== Replica status ==
--------------------- ---
Tables not replicated 0
Tables replicated 17
All tables 17
Last maintenance N/A
Next maintenance N/A
Replayed rows
Replayed DDL
Skipped rows

Now, you should see that the changes are continuously getting replicated from MySQL to PostgreSQL.

Step 8:  To validate, you may insert a record into the table in MySQL that we created for the purpose of validation and check that it is replicated to postgres.

$ mysql -u root -pSecret123! -e "INSERT INTO sakila.emp VALUES (1,'avinash','vallarapu')"
mysql: [Warning] Using a password on the command line interface can be insecure.
$ psql -d db_replica -c "select * from sch_sakila.emp"
 id | first_name | last_name
----+------------+-----------
  1 | avinash    | vallarapu
(1 row)

In the above log, we see that the record that was inserted to the MySQL table was replicated to the PostgreSQL table.

You may also add multiple sources for replication to PostgreSQL (target).

Reference : http://www.pgchameleon.org/documents/

Please refer to the above documentation to find out about the many more options that are available with pg_chameleon

The post Replication from Percona Server for MySQL to PostgreSQL using pg_chameleon appeared first on Percona Database Performance Blog.

Aug
17
2018
--

Klarity uses AI to strip drudgery from contract review

Klarity, a member of the Y Combinator 2018 Summer class, wants to automate much of the contract review process by applying artificial intelligence, specifically natural language processing.

Company co-founder and CEO Andrew Antos has experienced the pain of contract reviews first hand. After graduating from Harvard Law, he landed a job spending 16 hours a day reviewing contract language, a process he called mind-numbing. He figured there had to be a way to put technology to bear on the problem and Klarity was born.

“A lot of companies are employing internal or external lawyers because their customers, vendors or suppliers are sending them a contract to sign,” Antos explained They have to get somebody to read it, understand it and figure out whether it’s something that they can sign or if it requires specific changes.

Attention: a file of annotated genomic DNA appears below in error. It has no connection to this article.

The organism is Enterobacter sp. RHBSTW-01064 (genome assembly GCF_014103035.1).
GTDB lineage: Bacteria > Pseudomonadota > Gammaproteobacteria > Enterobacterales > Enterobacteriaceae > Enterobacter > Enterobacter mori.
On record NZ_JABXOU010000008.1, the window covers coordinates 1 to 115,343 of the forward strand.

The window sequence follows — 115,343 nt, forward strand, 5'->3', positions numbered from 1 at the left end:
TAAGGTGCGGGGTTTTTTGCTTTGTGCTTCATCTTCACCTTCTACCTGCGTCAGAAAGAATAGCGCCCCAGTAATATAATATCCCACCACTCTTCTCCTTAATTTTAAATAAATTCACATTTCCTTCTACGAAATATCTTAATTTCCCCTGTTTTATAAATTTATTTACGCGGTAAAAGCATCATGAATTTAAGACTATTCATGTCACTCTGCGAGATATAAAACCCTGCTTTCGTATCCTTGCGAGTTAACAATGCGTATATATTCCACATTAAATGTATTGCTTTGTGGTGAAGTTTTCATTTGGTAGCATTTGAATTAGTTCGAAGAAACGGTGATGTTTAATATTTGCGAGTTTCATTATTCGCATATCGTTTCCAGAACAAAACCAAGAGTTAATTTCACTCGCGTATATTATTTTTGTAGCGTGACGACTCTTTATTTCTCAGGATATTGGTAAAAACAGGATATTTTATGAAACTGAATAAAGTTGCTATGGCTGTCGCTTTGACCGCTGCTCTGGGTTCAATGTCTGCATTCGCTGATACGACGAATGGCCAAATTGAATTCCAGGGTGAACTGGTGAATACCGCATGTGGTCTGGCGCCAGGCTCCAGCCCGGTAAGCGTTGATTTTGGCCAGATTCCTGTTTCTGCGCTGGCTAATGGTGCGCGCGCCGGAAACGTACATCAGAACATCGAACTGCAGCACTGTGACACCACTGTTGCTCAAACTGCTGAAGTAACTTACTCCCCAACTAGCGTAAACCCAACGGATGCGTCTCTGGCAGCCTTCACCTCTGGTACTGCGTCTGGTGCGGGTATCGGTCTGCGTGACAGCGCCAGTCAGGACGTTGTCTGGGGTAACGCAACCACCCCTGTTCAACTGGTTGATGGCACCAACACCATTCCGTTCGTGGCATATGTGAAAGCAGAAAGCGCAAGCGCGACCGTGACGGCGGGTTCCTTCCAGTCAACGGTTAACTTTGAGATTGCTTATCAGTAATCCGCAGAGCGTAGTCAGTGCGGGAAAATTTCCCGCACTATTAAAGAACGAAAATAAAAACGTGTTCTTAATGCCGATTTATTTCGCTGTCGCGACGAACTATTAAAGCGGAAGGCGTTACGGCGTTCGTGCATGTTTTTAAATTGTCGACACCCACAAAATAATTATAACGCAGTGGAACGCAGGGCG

You may think that this kind of work would be difficult to automate, but Antos said that  contracts have fairly standard language and most companies use ‘playbooks.’ “Think of the playbook as a checklist for NDAs, sales agreements and vendor agreements — what they are looking for and specific preferences on what they agree to or what needs to be changed,” Antos explained.

Klarity is a subscription cloud service that checks contracts in Microsoft Word documents using NLP. It makes suggestions when it sees something that doesn’t match up with the playbook checklist. The product then generates a document, and a human lawyer reviews and signs off on the suggested changes, reducing the review time from an hour or more to 10 or 15 minutes.

Screenshot: Klarity

They launched the first iteration of the product last year and have 14 companies using it with 4 paying customers so far including one of the world’s largest private equity funds. These companies signed on because they have to process huge numbers of contracts. Klarity is helping them save time and money, while applying their preferences in a consistent fashion, something that a human reviewer can have trouble doing.

He acknowledges the solution could be taking away work from human lawyers, something they think about quite a bit. Ultimately though, they believe that contract reviewing is so tedious, it is freeing up lawyers for work that requires a greater level of intellectual rigor and creativity.

Antos met his co-founder and CTO, Nischal Nadhamuni, at an MIT entrepreneurship class in 2016 and the two became fast friends. In fact, he says that they pretty much decided to start a company the first day. “We spent 3 hours walking around Cambridge and decided to work together to solve this real problem people are having.”